<< Back to News
OrthopaedicJun 21, 2023

Surgeons doing more than 10 shoulder replacement operations on average a year achieve better results

Patients treated by surgeons who perform more than 10 shoulder replacements in an average year are less likely to need a further operation or experience serious complications. They also have shorter stays in hospital when compared to their counterparts who were treated by surgeons with fewer operations under their belts, according to a study published in today’s edition of The BMJ (22 June).

The research was funded by the National Institute for Health and Care Research (NIHR) and the NIHR Oxford Biomedical Research Centre. The lead author is Epaminondas Markos Valsamis, who is based at the Nuffield Department of Orthopaedics, Rheumatology and Musculoskeletal Sciences, at the Botnar Research Centre, University of Oxford,  

The findings build on similar evidence for hip and knee replacements and should help to guide future resource planning in this area, say the researchers.

Photo Credit: Shutterstock
Patients experienced lower risks when 'higher volume' surgeons performed the surgery


Shoulder replacement operations more common

Once a rarity, shoulder replacements are becoming increasingly common, particularly in high income countries with ageing populations. In the UK, for example, more than 8,000 shoulder replacements are carried out a year.

Earlier studies of hip and knee replacement surgery showed that patients treated by ‘high volume’ surgeons experience better outcomes than patients of lower volume surgeons. This prompted some providers to introduce minimum volume thresholds for surgeons to improve patient outcomes, but evidence for other types of joint replacement surgery is more limited.

To fill this knowledge gap, Dr Valsamis and his colleagues explored the association between surgeon volume and outcomes after non-urgent (elective) shoulder replacement surgery. Their findings were based on data from the National Joint Registry and Hospital Episode Statistics in England for 39,281 elective shoulder replacements performed by 638 consultant surgeons at 416 public and private sector hospitals from 2012-2020.

This study offers evidence for local hospitals and national healthcare services that informs workforce and resource planning to ensure the best outcomes for patients undergoing shoulder replacement surgery [Epaminondas Markos Valsamis et al]

Statistical models were used to investigate the effect of annual surgeon volume on revision, reoperation within 12 months, serious adverse events at 30 and 90 days, and prolonged hospital stays (more than three nights). All participants were aged 18 or above and were receiving shoulder replacement surgery for the first time. 

Significant results

After adjusting for a range of potentially influential factors, the researchers identified a mean annual volume threshold of 10.4 procedures, below which there was a significantly increased risk of revision surgery. 

For example, patients treated by surgeons who performed at least 10.4 procedures a year showed a 4 per cent lower risk of revision surgery than those treated by surgeons who performed fewer than this.

Patients treated by higher volume surgeons also showed a 53 per cent lower risk of reoperation, a reduction in serious adverse events (40 per cent at 30 days and 37 per cent at 90 days), and a 62 per cent reduction in the risk of a prolonged hospital stay, although no minimum case volume threshold was identified for these outcomes.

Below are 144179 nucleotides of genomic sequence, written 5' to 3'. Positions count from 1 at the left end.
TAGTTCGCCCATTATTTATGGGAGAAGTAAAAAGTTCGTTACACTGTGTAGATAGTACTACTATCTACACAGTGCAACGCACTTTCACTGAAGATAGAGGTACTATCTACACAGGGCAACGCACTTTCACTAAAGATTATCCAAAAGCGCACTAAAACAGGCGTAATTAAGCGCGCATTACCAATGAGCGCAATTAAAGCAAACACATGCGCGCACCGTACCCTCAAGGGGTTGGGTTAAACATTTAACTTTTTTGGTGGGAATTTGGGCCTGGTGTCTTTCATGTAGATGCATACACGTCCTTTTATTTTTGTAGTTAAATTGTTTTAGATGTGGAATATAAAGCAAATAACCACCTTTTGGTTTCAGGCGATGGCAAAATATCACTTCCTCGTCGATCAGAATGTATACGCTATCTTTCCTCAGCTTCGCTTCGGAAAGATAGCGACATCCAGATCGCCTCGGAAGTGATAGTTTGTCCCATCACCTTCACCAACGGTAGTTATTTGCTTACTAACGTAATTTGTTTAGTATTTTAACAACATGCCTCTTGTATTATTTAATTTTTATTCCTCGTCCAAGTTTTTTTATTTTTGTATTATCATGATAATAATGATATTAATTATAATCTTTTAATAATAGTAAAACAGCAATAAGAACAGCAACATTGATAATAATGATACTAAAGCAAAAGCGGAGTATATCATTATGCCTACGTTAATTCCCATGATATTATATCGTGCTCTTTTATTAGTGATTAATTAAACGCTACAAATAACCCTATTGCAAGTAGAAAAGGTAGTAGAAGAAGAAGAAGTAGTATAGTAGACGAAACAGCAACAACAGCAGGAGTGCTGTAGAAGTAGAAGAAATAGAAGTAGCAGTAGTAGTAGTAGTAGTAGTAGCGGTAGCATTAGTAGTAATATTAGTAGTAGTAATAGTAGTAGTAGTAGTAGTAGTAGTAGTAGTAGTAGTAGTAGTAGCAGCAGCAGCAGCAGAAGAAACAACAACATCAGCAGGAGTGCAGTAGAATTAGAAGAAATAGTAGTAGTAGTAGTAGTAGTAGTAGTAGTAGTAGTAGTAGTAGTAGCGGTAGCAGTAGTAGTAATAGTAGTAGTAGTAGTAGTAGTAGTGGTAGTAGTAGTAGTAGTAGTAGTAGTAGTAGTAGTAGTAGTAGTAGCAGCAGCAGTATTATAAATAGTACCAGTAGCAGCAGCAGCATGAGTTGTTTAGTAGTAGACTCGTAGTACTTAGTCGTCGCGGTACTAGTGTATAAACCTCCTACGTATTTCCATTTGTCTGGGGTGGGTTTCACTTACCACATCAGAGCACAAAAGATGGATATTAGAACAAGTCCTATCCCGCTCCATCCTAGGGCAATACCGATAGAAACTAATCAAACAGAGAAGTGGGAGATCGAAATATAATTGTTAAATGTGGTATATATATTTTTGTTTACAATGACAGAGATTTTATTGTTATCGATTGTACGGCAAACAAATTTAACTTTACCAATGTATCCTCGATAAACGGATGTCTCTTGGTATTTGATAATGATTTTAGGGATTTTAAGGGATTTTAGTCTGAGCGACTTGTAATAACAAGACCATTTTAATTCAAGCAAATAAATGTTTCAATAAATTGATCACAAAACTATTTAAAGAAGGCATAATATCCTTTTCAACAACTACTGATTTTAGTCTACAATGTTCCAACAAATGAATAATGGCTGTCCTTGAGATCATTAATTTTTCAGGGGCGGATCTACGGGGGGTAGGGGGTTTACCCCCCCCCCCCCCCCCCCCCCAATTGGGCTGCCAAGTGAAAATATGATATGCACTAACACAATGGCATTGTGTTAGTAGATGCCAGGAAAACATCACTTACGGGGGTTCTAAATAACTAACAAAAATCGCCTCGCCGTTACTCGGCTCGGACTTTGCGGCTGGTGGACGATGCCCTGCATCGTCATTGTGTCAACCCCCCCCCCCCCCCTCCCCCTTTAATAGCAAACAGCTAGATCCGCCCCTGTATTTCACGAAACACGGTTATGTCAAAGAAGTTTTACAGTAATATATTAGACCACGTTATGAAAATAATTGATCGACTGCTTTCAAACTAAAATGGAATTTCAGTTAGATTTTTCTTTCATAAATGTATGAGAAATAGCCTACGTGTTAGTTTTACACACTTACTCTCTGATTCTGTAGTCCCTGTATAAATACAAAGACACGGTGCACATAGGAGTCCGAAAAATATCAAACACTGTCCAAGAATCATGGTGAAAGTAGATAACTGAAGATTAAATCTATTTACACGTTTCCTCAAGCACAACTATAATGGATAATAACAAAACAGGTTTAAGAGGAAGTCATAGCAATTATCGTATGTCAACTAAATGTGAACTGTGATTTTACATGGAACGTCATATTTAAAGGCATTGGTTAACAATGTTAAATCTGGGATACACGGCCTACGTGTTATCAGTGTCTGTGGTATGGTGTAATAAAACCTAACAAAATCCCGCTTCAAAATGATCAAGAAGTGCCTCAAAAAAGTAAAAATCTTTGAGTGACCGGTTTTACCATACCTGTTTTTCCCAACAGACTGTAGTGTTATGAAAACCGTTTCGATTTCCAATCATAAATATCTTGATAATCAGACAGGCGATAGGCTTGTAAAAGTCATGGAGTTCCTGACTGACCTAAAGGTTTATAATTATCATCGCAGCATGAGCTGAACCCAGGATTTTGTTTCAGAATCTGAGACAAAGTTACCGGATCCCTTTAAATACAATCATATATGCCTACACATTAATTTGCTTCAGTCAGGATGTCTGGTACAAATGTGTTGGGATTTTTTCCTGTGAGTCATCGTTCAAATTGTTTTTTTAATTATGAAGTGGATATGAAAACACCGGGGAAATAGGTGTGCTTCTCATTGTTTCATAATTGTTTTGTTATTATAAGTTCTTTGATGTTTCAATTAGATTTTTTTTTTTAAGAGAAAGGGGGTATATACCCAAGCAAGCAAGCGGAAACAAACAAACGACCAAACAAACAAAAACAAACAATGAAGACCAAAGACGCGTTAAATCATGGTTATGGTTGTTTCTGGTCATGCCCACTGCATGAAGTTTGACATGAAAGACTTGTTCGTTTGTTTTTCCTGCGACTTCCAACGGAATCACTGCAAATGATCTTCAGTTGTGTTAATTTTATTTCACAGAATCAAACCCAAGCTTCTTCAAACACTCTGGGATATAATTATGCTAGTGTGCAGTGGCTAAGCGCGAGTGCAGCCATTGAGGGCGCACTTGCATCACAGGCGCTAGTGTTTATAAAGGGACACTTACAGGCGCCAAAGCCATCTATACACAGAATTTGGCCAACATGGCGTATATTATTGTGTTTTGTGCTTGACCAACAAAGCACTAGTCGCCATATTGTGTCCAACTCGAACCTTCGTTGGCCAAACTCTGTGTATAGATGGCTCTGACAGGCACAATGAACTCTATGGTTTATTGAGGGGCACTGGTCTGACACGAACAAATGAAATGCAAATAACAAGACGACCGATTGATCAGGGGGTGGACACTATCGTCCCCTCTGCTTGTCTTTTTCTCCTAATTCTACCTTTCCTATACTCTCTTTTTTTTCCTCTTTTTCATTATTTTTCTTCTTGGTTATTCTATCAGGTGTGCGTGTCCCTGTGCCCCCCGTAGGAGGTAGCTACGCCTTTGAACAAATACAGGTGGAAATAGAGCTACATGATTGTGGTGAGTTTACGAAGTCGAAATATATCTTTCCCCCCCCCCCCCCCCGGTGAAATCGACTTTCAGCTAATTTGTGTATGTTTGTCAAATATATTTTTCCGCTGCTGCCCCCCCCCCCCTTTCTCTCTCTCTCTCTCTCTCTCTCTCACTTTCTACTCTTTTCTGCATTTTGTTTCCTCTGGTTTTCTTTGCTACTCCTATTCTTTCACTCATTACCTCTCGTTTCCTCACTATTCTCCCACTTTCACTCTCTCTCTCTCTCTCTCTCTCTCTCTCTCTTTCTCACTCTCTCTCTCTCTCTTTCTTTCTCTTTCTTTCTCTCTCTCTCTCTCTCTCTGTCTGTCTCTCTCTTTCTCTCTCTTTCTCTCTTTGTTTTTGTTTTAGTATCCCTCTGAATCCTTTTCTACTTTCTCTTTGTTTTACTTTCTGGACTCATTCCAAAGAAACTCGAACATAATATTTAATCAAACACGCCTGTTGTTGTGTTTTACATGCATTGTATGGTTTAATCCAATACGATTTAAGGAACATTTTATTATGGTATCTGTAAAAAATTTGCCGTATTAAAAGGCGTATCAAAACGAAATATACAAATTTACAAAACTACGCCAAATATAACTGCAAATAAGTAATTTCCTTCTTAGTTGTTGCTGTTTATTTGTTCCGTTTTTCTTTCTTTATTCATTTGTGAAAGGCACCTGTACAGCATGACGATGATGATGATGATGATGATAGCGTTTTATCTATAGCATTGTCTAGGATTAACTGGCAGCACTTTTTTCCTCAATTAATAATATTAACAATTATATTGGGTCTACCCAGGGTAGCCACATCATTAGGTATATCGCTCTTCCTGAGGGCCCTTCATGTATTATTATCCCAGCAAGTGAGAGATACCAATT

Annual variations in case volume did not affect patient outcomes, suggesting that a surgeon’s average annual volume of procedures over the course of their career is more important for better patient outcomes than variation in annual procedure volumes.

Some caveats

As their findings are observational in nature, Dr Valsamis and his colleagues say their models may have simplified real-life practice and that other unmeasured factors could possibly have affected their results.

But they say the data used represent all the main types of shoulder replacement procedures, patients of different age, ethnicity, and socioeconomic groups, providing a complete picture of shoulder replacement activity across a national healthcare system. 

‘Improving outcomes and reducing complications after joint replacement surgery is of clear benefit to patients and their families,’ they write, but also note that the results ‘provide timely evidence for healthcare systems that are overburdened, under-resourced, and in need of recovery planning post pandemic’.

They conclude: ‘This study offers evidence for local hospitals and national healthcare services that informs workforce and resource planning to ensure the best outcomes for patients undergoing shoulder replacement surgery.’

Data need 'careful interpretation'

In a linked editorial, Marta Karbowia from Portsmouth Hospitals NHS Trust and a colleague say the study is a useful addition to the knowledge base but suggest that the association between surgeons and patient outcomes can be hard to evaluate scientifically.

They point out that registry data do not reliably capture patient reported outcomes – such as quality of life or functional and wellbeing measures – and often report only revision rates or major adverse outcomes. 'Registry data need to be interpreted carefully at surgeon, hospital, and national level, as currently available outcome measures may not tell the whole story.'

To read then full version of the research article – titled Association between surgeon volume and patient outcomes after elective shoulder replacement surgery: population based cohort study doi: 10.1136/bmj-2023-075355 – click 

To read the editorial – titled Surgeon volume and patient outcomes in shoulder replacement surgery doi: 10.1136/bmj.p1334 – click  


Author: Ian A McMillan
<< Back to News
By using our site, you acknowledge that you have read and understand our Cookie Policy and Privacy Policy.